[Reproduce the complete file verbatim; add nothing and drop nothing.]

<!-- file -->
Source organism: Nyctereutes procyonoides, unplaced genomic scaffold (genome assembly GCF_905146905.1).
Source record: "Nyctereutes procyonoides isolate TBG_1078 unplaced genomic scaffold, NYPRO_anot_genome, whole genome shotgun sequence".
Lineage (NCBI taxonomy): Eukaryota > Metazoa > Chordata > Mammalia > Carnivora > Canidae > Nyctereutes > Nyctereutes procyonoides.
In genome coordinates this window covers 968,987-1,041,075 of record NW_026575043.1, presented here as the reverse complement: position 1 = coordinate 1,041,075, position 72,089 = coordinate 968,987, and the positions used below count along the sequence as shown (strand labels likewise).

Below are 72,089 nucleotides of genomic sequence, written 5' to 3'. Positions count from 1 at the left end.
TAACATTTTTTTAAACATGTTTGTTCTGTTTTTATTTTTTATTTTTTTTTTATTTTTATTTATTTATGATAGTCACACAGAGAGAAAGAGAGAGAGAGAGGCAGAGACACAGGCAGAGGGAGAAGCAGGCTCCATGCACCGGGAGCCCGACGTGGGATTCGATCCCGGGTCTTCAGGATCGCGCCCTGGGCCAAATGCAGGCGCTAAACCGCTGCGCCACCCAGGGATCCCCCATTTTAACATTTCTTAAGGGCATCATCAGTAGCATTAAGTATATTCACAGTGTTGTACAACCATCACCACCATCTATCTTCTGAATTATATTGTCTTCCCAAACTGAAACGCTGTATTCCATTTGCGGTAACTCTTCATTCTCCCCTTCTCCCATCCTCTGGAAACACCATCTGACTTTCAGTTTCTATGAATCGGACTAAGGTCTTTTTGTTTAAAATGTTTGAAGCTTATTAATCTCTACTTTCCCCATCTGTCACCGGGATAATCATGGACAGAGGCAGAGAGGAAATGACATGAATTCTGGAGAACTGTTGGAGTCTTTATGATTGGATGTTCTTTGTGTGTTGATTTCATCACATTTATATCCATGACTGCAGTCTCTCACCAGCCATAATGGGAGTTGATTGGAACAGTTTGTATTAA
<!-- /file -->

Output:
Source organism: Nyctereutes procyonoides, unplaced genomic scaffold (genome assembly GCF_905146905.1).
Source record: "Nyctereutes procyonoides isolate TBG_1078 unplaced genomic scaffold, NYPRO_anot_genome, whole genome shotgun sequence".
Lineage (NCBI taxonomy): Eukaryota > Metazoa > Chordata > Mammalia > Carnivora > Canidae > Nyctereutes > Nyctereutes procyonoides.
In genome coordinates this window covers 968,987-1,041,075 of record NW_026575043.1, presented here as the reverse complement: position 1 = coordinate 1,041,075, position 72,089 = coordinate 968,987, and the positions used below count along the sequence as shown (strand labels likewise).

Below are 72,089 nucleotides of genomic sequence, written 5' to 3'. Positions count from 1 at the left end.
TAACATTTTTTTAAACATGTTTGTTCTGTTTTTATTTTTTATTTTTTTTTTATTTTTATTTATTTATGATAGTCACACAGAGAGAAAGAGAGAGAGAGAGGCAGAGACACAGGCAGAGGGAGAAGCAGGCTCCATGCACCGGGAGCCCGACGTGGGATTCGATCCCGGGTCTTCAGGATCGCGCCCTGGGCCAAATGCAGGCGCTAAACCGCTGCGCCACCCAGGGATCCCCCATTTTAACATTTCTTAAGGGCATCATCAGTAGCATTAAGTATATTCACAGTGTTGTACAACCATCACCACCATCTATCTTCTGAATTATATTGTCTTCCCAAACTGAAACGCTGTATTCCATTTGCGGTAACTCTTCATTCTCCCCTTCTCCCATCCTCTGGAAACACCATCTGACTTTCAGTTTCTATGAATCGGACTAAGGTCTTTTTGTTTAAAATGTTTGAAGCTTATTAATCTCTACTTTCCCCATCTGTCACCGGGATAATCATGGACAGAGGCAGAGAGGAAATGACATGAATTCTGGAGAACTGTTGGAGTCTTTATGATTGGATGTTCTTTGTGTGTTGATTTCATCACATTTATATCCATGACTGCAGTCTCTCACCAGCCATAATGGGAGTTGATTGGAACAGTTTGTATTAA